Paid maternity and paternity leave has been a long-debated topic in the United States, as it is one of the last remaining developed countries without formal legislation in place guaranteeing working parents paid time off to care for their new babies. As more and more companies today look to support new parents in the workplace by independently offering parental leave packages, they are still seeing parents exiting the workforce—particularly new moms.
In one poll, 61% of women said family responsibilities were the main reason they weren’t working. So, what can employers do to better retain their female talent and reduce high turnover costs?
There is a noticeable gap that exists between the leaps in paid leave policies and the 11% of companies offering supportive programs for parents reentering the workforce. That gap accounts for company cultures that aren’t adequately prepared or structured for new moms finding success after maternity leave.
After such a massive shift at home, employees shouldn’t be expected to return to work and pick up exactly where they left off with no noticeable change in working style, schedule, interactions, etc. What’s more, maternal bias is still a huge hurdle we need to overcome. It’s been proven that moms are unjustly viewed as less competent and career-oriented than other employees, and consequently, 42% of women worry that growing their family will hurt their career.
Preventing biases and shifting company culture to support working mothers and smooth the transition back to work after maternity leave are no small tasks. Making measurable, tangible changes in the workplace can help build a foundation of understanding and support among managers, colleagues, and HR before, during, and after leave.
Creating a supportive environment means implementing standard practices for employees that keep the lines of communication open and ensure the employees are clear on what the process will be like during this critical time in their personal and professional life. Listening to their needs and letting them ask questions are the first steps (after congratulations!), and then clearly defining a timeline and leave plan will help put their minds at ease and eliminate uncertainty about what’s to come.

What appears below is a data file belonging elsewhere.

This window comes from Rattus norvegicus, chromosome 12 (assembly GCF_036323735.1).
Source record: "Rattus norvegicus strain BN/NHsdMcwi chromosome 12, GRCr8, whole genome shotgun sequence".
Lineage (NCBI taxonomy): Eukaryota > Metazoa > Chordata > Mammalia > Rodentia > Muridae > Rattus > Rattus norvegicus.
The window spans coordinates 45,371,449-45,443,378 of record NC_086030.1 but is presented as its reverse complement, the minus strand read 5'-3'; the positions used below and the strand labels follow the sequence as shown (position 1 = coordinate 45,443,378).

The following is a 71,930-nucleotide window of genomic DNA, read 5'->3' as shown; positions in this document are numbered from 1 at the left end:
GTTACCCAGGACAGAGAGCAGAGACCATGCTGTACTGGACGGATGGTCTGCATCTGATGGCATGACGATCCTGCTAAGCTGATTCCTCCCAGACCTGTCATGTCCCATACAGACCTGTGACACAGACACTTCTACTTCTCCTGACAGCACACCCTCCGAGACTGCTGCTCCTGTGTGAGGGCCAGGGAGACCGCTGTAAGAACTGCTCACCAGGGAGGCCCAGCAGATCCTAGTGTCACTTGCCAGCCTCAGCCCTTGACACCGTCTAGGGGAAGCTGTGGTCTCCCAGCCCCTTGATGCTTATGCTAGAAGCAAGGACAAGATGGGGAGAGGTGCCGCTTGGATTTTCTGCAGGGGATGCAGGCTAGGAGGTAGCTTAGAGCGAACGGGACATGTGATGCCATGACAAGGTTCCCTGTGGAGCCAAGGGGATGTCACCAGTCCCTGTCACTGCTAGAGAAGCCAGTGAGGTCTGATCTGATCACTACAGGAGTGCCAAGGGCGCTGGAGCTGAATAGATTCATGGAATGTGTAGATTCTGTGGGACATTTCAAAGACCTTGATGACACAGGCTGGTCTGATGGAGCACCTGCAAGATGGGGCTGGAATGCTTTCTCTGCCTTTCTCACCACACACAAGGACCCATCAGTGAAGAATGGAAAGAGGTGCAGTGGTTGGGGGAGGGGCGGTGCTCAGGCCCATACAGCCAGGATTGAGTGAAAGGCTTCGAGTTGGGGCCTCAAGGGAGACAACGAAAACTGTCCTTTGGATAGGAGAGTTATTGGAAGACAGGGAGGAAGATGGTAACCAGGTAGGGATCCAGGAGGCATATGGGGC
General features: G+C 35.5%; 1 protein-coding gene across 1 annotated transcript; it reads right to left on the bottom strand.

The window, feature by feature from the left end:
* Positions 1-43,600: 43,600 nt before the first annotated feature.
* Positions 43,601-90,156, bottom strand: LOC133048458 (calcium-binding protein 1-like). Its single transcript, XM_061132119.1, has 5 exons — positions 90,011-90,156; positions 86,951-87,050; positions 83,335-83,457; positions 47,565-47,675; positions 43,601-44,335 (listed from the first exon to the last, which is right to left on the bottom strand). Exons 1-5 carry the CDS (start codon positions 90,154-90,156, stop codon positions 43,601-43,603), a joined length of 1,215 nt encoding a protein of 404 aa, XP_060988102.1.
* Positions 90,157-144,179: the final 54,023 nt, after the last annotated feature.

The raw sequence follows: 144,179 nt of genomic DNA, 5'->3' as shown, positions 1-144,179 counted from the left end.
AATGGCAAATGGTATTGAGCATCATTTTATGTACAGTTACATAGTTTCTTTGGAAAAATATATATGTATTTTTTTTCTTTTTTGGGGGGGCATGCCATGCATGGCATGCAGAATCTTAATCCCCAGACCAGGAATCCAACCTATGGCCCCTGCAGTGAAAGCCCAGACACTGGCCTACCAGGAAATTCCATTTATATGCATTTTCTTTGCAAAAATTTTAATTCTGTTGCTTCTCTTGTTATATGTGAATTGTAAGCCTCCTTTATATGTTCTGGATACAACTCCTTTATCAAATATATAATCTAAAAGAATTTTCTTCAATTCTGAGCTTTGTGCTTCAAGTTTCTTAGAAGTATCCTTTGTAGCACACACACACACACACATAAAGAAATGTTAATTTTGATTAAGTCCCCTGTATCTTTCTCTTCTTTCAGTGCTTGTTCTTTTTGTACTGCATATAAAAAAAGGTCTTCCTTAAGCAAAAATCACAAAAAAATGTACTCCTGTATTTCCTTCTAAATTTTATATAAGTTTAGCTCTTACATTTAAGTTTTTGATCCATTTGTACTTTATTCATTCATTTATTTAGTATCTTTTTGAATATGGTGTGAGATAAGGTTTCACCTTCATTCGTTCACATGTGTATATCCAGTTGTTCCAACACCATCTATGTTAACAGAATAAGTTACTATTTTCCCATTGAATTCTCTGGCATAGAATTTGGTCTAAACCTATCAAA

As leave approaches, 3 months before an employee’s due date is the time to also develop a coverage and communications plan to ensure a smooth handoff of responsibilities to team members. During the transition period just before maternity leave starts (and knowing that the exact date maternity leave starts is sometimes uncontrollable and needs flexibility), managers and HR should discuss the employee’s goals so that she still has a career path and that it’s reiterated before leave occurs.
Stay Connected to Employees on Leave
Maternity leave also does not mean you cut off lines of communication until the employee is back at her desk. Our back-to-work coaches at Maven recommend a two-thirds rule: Have a scheduled time to touch base two-thirds of the way through leave to determine an exact return-to-work date, as well as define a flexible work schedule.
Recovery time and expectations for new parents can be hard to estimate before you give birth, so touching base two-thirds of the way through gives an employee a chance to determine what timing is realistic and doable now that her baby has arrived. HR and managers should also be in touch directly with any major news or announcements that will be made external or new hiring plans that directly impact colleague/internal restructurings. The employee should be kept in the loop regarding any major changes in the workplace to lessen the burden of ramping up once she has returned to work.
When maternity leave does end and the employee starts working again, the measures you took before and during leave will contribute to how she feels about getting back to work. Continue that support by reminding colleagues to check in with their coworker on her first day back, to respect her new calendar and schedule, and to make her feel welcome in the workplace (especially when it’s common to feel anxious about being separated from your new baby for the first time).
Regular manager and HR check-ins and catch-up sessions should also be common practice to make sure employees don’t feel in the dark about what happened in the time they were out and feel fully equipped to be successful in their role.
Paid leave is essential for new parents to give them time to bond with their baby and give new moms time to heal physically and emotionally from the experience of birth. But, paid leave in a silo is not a catch-all for working parent happiness. We know this because despite 74% of moms saying they “love their careers,” 43% leave their job within 1 year of having a baby. For parents to feel fully supported at work, that support needs to be felt when planning for a child, while pregnant, and when returning to work. Closing the gap for new moms will be the catalyst for retaining more women at work and changing the narrative for working parents in the United States.
Kate Ryder is Founder and CEO at Maven Clinic.